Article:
The common belief that candidates will only give you references they know will say positive things, isn’t always true. Often it is not what the reference says, but how they say it that counts.

In our search practice it is our policy that if a candidate can only provide references that will only provide name, rank and serial number that is code for walk away. Top talent have references.

Join the other 10,000 CEO's, key executives, and HR professionals who have downloaded a FREE copy of our best selling book, “You're NOT The Person I Hired.” Just CLICK HERE for your FREE ebook.

Want to assess your hiring process? Download our FREE 8-Point Hiring Methodology Assessment Scorecard. How does your company rank on these critical points? CLICK HERE to download.

I welcome your thoughts and feedback. If you liked this article and found it helpful, please forward it to others.

Brad Remillard

Using A Personality Assessment Can Be Helpful

Q. Our company is considering using personality or behavioral testing prior to hiring people. What has been your experience with using these?

I’m a strong believer in using some sort of assessment prior to hiring someone, especially for key employees. These assessments can add a lot of valuable insight about the candidate. Not all assessments measure the same thing, so it is important to know what it is you want to assess. There are general assessments, ones specific to functional areas such as sales, ones that measure intelligence, many assess a person’s communication style, and still others target specific aspects of the candidate’s personality and behaviors. Selecting the right assessment for what you want to measure is critical.

It is also important to have enough peer level people take the same assessment to use as a benchmark. An assessment that shows how the candidate stacks up against the others is very useful information. Over time the assessment will reveal the traits of those hires that are successful and those that didn’t work out. Identifying the traits of both is important when assessing the candidate.

Want some tips on attracting top talent? Download the chapter from our book, You're NOT The Person I Hired, on sourcing. CLICK HERE to download this chapter.

Want to assess your hiring process? Download our FREE 8-Point Hiring Methodology Assessment Scorecard. How does your company rank on these critical points? CLICK HERE to download.

I welcome your thoughts and feedback. If you liked this article and found it helpful, please forward it to others.

Brad Remillard

Boost Productivity in Tough Times By Getting Connected to Your People

“Watch your words: they become your thoughts.
Watch your thoughts: they become your actions.
Watch your actions: they become your habits.
Watch your habits: they become your destiny.”

Frank Outlaw

Personality tests not only help when hiring, they just might be a manager’s best tool to connect with employees.

You can manage the hard way or the easy way, the choice is up to you.  The hard way is to be the “my way or the highway” type of boss.  You know the kind, always forcing workers to do things in a way that isn’t natural for them. Wouldn’t it be better to use your understanding of personality traits to tap into the natural flow so you can get the best out of your people? Of course, knowing your employees, understanding their concerns, and developing connected relationships with them should be the normal procedure for all managers.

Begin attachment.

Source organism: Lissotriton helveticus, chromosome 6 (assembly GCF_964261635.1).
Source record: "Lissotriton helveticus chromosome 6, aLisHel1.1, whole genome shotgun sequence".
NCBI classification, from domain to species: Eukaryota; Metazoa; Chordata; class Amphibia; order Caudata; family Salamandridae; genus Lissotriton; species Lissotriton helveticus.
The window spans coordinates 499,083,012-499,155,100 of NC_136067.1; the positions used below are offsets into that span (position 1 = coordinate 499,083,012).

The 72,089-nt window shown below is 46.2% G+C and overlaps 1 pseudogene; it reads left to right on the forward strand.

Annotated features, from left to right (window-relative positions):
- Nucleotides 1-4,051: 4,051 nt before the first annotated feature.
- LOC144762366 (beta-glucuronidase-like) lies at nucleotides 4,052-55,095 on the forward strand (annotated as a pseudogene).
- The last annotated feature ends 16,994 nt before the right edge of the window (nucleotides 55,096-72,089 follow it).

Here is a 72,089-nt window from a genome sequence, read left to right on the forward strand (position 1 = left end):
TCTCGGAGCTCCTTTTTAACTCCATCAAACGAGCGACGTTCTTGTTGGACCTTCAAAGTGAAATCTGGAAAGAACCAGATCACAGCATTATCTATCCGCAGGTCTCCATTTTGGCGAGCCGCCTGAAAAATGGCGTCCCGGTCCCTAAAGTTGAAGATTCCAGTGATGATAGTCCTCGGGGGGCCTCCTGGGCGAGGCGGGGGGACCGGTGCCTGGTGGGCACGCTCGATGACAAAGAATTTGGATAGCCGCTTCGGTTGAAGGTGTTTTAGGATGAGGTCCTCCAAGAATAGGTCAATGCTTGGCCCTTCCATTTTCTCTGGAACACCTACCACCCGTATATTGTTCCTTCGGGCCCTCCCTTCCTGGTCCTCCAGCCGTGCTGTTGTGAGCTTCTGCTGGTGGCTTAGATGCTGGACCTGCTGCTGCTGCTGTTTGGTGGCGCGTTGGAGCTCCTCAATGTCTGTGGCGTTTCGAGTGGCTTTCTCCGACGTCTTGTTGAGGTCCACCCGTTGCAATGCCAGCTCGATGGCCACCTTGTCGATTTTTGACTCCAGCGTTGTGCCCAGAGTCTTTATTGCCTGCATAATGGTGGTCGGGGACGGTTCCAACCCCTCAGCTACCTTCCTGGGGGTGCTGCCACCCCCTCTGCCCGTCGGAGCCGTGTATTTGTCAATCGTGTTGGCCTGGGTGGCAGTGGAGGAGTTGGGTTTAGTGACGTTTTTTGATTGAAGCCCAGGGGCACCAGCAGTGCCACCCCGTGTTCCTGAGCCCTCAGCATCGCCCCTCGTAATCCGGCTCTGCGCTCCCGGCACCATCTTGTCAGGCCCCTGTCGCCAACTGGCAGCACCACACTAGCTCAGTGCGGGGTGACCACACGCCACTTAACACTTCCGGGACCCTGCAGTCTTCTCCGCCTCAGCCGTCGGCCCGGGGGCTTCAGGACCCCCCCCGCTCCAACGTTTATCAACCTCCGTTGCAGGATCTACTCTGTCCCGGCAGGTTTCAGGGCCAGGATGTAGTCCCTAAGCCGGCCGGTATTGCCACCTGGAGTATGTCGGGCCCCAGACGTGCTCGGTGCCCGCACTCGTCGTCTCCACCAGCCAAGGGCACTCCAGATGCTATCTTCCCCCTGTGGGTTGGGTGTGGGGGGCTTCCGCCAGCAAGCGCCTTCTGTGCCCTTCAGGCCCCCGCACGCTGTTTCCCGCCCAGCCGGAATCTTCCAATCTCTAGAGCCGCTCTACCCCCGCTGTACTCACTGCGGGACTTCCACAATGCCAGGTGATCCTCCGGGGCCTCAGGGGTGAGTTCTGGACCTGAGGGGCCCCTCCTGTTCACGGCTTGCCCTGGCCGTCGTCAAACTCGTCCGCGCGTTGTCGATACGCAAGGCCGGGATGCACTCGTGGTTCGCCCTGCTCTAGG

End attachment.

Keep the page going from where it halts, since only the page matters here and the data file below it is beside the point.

What is the payoff to a manager for developing connected relationships with employees using personality assessments? Here are three good benefits. First, it enables the manager to better anticipate what roadblocks might occur with a worker, and what to try to reduce this resistance. Second, understanding where employees are coming from will help you plan out how much participation you need from them, and will give some clues as to how change should be communicated to them. Third, building connected relationships builds commitment and loyalty.

Take The Connected Leader Test

How connected are you as a manager?  To find out, we asked our colleague Dr. Bruce Heller, an industrial psychologist with 20 years experience, to help us design a quick connected leader self test.  Once you answer the questions, we will provide you with specific tips and ideas that you can begin to implement immediately.  For most managers, leadership does not come naturally.  The tips we share will help you to become a better listener and a more connected leader.  Employee buy-in comes when a manager is able to listen attentively, understand their needs and concerns, and to lead using your natural style.

To read more about this topic and how to use in-depth work style and personality assessments during your selection process as well as gathering mentoring and coaching ideas, you can order our book, Cracking The Personality Code by visiting www.crackingthepersonalitycode.com.

To begin taking the connected leadership test, please click here.

To sum up, we all want to be understood. Employee buy-in comes when a manager is able to listen attentively, understand them as people and to lead naturally.

Dana Borowka

P.S. Discover the importance of personal style and fit when trying to hire top talent by taking our Hiring Methodology Assessment. After determining that the candidate can achieve the required results, you can then determine how you'll get along with them and whether they'll be a fit in your culture. Style and fit are two important elements to measure for a successful hire. Take the assessment and discover whether you're effectively measuring these two elements.